Once parentage is severed from biology and from an understanding that children are entitled to a mother and father, there remains no rational justification for limiting parentage to two people. The understanding of parentage as binary emerges from the reality of procreation: There are two sexes the sexual union of which produces children.

Duncan writes that some states have already abandoned the “binary nature of legal parenthood by allowing three or more adults to be designated ‘parents’ of a child at the same time.” The proposed Illinois law has no language explicitly prohibiting more than two people from being identified as parents. That is no mere oversight. “Progressives” committed to deconstructing marriage and family in order to serve the desires of adults—particularly homosexual adults—would like nothing more than to sneak into law the radical possibility of a child having three or more legal parents.

The practice of purchasing eggs or sperm and renting wombs for growing babies commodifies human beings. Children who are created to be intentionally motherless or fatherless are being denied their inherent right to know and be raised by their biological parents.

In the commodification of children who are being created and purchased to satisfy the desires of adults, children suffer most. This law would merely exacerbate the social, moral, economic, and legal problems that our abandonment of truth about marriage, family, and children has created.

Rather than discouraging the practice of non-biological, non-adoptive adults living with children, this law would help normalize and facilitate it, which puts children at increased risk of harm. Again Duncan warns:

Existing law…ensures that when natural parents transfer their legal rights, there are “bright lines” governing the process. Thus, parental rights are only terminated when there is clear evidence of unfitness, or when a parent voluntarily relinquishes them through a formal procedure like adoption (including adoption by stepparents)…It is clear that living with a cohabiting couple increases risks of abuse and maltreatment for children, and that unrelated males living with children are more likely to abuse those children.”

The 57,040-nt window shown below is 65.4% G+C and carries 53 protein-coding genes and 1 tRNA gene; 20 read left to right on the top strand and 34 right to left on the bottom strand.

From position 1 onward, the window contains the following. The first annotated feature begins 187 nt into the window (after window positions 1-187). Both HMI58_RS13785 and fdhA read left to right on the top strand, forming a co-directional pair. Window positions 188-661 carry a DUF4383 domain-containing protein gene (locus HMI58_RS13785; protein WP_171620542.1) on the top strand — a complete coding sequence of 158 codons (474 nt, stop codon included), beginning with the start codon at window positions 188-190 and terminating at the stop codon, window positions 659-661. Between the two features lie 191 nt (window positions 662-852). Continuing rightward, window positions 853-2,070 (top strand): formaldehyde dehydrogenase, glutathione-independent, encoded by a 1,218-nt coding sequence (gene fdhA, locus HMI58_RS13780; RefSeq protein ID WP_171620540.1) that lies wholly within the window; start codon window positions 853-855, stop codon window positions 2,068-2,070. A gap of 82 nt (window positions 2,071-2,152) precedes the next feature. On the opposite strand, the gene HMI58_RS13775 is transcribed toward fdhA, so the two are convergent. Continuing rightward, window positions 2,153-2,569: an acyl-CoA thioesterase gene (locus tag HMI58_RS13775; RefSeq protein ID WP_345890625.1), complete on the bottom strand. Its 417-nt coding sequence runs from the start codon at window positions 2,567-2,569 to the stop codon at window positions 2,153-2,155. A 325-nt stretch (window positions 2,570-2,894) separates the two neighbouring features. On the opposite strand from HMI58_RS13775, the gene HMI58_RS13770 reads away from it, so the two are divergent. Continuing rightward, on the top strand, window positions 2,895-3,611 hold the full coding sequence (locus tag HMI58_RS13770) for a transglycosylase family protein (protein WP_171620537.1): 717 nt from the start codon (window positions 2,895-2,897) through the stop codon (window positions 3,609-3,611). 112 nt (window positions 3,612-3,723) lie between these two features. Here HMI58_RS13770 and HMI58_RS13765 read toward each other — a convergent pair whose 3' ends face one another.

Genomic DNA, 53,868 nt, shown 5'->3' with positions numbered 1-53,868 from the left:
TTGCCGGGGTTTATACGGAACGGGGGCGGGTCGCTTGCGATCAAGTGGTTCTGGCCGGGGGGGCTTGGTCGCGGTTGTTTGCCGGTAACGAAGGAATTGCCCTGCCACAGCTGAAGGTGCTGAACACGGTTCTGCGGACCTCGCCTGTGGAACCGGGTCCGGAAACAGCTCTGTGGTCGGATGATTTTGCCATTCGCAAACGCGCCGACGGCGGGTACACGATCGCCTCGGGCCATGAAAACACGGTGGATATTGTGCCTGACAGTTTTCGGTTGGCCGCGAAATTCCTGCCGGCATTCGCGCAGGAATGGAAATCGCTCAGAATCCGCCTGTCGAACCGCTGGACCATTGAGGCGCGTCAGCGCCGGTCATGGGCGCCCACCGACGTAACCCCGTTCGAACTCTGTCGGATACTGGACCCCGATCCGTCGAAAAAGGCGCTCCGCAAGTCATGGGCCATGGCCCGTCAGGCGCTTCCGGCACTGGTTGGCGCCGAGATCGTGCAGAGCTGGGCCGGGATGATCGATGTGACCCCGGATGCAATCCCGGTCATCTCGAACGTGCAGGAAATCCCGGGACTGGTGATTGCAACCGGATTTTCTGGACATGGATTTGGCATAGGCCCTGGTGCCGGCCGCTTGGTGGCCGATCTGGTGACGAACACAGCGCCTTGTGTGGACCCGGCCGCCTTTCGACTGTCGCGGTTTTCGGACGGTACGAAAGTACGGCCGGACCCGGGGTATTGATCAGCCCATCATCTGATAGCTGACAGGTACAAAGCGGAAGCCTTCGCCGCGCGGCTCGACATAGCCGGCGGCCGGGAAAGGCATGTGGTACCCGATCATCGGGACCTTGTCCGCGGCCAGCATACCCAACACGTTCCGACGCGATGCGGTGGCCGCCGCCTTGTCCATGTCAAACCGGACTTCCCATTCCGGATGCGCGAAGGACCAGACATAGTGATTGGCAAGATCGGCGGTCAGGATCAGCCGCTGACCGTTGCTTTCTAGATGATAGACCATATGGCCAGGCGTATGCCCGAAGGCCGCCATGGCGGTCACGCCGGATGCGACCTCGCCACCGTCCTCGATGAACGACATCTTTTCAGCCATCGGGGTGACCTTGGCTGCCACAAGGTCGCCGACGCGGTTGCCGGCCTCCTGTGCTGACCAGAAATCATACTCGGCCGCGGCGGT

Feckless cultural approval of no-fault divorce, non-marital cohabitation, adoption by homosexual couples, and reproductive technologies that sever the tie between procreation and childrearing has paved the way for this legislation. The loss of a correct understanding of what marriage is has resulted in the subordination of the needs and rights of children to the desires of adults. Conservatives recognize that it seems an insurmountable task to restore sound thinking and sound action regarding family.  But we do have a choice: We can either allow these sorry conditions to dispirit and defeat us or use them to motivate us to fight more courageously and tenaciously for children.

The opinions expressed by columnists are their own and do not necessarily represent the views of Barb Wire.

Laurie Higgins has worked as the Cultural Analyst for the Illinois Family Institute (IllinoisFamily.org) since the fall of 2008. Prior to that, she worked full-time in the writing center of a suburban Chicago high school, where all four of her children attended. She is currently working on bulking up her stick arms by dead-lifting her five grandchildren--one at a time, of course.